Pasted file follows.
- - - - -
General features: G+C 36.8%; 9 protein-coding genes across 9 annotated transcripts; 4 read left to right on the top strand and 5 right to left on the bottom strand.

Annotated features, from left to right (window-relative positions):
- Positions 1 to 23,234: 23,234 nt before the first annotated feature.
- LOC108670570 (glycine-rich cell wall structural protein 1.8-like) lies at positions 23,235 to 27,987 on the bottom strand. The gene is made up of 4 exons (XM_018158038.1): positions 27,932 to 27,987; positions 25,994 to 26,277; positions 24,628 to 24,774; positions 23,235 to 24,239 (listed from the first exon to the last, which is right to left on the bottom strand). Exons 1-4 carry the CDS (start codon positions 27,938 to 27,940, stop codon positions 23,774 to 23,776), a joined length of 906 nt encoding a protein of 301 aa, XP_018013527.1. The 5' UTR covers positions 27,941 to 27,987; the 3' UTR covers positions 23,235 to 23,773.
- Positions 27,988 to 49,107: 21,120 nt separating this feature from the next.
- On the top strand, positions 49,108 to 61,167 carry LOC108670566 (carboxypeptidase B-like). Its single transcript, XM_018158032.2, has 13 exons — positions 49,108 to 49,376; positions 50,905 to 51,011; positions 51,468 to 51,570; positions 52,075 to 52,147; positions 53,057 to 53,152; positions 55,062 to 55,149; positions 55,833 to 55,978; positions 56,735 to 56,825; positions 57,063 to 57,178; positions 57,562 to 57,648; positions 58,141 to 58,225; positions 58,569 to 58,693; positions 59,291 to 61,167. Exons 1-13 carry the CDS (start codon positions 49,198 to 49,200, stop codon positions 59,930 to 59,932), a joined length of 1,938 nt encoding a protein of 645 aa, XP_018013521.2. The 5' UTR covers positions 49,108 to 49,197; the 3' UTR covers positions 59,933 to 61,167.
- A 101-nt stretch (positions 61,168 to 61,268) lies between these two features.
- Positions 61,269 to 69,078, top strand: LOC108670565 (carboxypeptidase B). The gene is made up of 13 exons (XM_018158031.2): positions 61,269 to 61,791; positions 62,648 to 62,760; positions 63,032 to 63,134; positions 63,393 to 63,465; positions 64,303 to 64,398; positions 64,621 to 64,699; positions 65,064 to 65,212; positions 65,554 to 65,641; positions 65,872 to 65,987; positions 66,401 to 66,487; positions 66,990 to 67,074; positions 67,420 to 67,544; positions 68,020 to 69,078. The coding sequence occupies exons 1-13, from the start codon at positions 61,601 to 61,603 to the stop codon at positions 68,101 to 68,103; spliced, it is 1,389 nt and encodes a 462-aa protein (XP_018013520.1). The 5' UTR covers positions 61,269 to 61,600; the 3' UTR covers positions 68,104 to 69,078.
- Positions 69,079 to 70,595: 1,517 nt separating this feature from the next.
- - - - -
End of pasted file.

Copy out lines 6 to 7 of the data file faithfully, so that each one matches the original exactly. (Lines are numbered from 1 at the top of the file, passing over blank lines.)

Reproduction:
- On the top strand, positions 49,108 to 61,167 carry LOC108670566 (carboxypeptidase B-like). Its single transcript, XM_018158032.2, has 13 exons — positions 49,108 to 49,376; positions 50,905 to 51,011; positions 51,468 to 51,570; positions 52,075 to 52,147; positions 53,057 to 53,152; positions 55,062 to 55,149; positions 55,833 to 55,978; positions 56,735 to 56,825; positions 57,063 to 57,178; positions 57,562 to 57,648; positions 58,141 to 58,225; positions 58,569 to 58,693; positions 59,291 to 61,167. Exons 1-13 carry the CDS (start codon positions 49,198 to 49,200, stop codon positions 59,930 to 59,932), a joined length of 1,938 nt encoding a protein of 645 aa, XP_018013521.2. The 5' UTR covers positions 49,108 to 49,197; the 3' UTR covers positions 59,933 to 61,167.
- A 101-nt stretch (positions 61,168 to 61,268) lies between these two features.